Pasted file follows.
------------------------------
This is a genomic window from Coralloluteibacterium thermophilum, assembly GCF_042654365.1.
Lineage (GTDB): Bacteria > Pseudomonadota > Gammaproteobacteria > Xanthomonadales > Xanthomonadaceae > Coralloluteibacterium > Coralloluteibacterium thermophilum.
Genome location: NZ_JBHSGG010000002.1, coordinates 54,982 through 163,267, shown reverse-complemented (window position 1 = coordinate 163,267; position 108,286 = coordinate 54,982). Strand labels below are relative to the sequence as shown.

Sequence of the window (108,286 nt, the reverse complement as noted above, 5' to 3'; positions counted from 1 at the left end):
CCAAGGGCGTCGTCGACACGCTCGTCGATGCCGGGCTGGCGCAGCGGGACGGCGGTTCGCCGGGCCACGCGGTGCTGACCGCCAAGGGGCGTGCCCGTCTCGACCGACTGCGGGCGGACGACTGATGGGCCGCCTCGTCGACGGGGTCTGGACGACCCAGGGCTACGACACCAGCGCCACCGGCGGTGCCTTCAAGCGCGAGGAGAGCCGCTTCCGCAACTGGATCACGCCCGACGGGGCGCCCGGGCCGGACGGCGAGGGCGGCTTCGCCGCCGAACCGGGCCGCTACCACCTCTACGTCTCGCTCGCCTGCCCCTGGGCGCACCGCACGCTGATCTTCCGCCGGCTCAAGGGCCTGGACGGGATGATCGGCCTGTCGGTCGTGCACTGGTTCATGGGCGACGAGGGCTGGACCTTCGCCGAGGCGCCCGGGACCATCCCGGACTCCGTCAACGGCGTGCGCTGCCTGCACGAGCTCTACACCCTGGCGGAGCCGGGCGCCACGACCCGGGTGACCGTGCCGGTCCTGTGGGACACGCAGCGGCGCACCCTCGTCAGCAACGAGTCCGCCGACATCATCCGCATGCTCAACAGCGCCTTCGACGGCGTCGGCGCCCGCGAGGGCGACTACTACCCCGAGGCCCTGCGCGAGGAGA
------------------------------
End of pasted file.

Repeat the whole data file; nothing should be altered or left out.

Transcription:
This is a genomic window from Coralloluteibacterium thermophilum, assembly GCF_042654365.1.
Lineage (GTDB): Bacteria > Pseudomonadota > Gammaproteobacteria > Xanthomonadales > Xanthomonadaceae > Coralloluteibacterium > Coralloluteibacterium thermophilum.
Genome location: NZ_JBHSGG010000002.1, coordinates 54,982 through 163,267, shown reverse-complemented (window position 1 = coordinate 163,267; position 108,286 = coordinate 54,982). Strand labels below are relative to the sequence as shown.

Sequence of the window (108,286 nt, the reverse complement as noted above, 5' to 3'; positions counted from 1 at the left end):
CCAAGGGCGTCGTCGACACGCTCGTCGATGCCGGGCTGGCGCAGCGGGACGGCGGTTCGCCGGGCCACGCGGTGCTGACCGCCAAGGGGCGTGCCCGTCTCGACCGACTGCGGGCGGACGACTGATGGGCCGCCTCGTCGACGGGGTCTGGACGACCCAGGGCTACGACACCAGCGCCACCGGCGGTGCCTTCAAGCGCGAGGAGAGCCGCTTCCGCAACTGGATCACGCCCGACGGGGCGCCCGGGCCGGACGGCGAGGGCGGCTTCGCCGCCGAACCGGGCCGCTACCACCTCTACGTCTCGCTCGCCTGCCCCTGGGCGCACCGCACGCTGATCTTCCGCCGGCTCAAGGGCCTGGACGGGATGATCGGCCTGTCGGTCGTGCACTGGTTCATGGGCGACGAGGGCTGGACCTTCGCCGAGGCGCCCGGGACCATCCCGGACTCCGTCAACGGCGTGCGCTGCCTGCACGAGCTCTACACCCTGGCGGAGCCGGGCGCCACGACCCGGGTGACCGTGCCGGTCCTGTGGGACACGCAGCGGCGCACCCTCGTCAGCAACGAGTCCGCCGACATCATCCGCATGCTCAACAGCGCCTTCGACGGCGTCGGCGCCCGCGAGGGCGACTACTACCCCGAGGCCCTGCGCGAGGAGA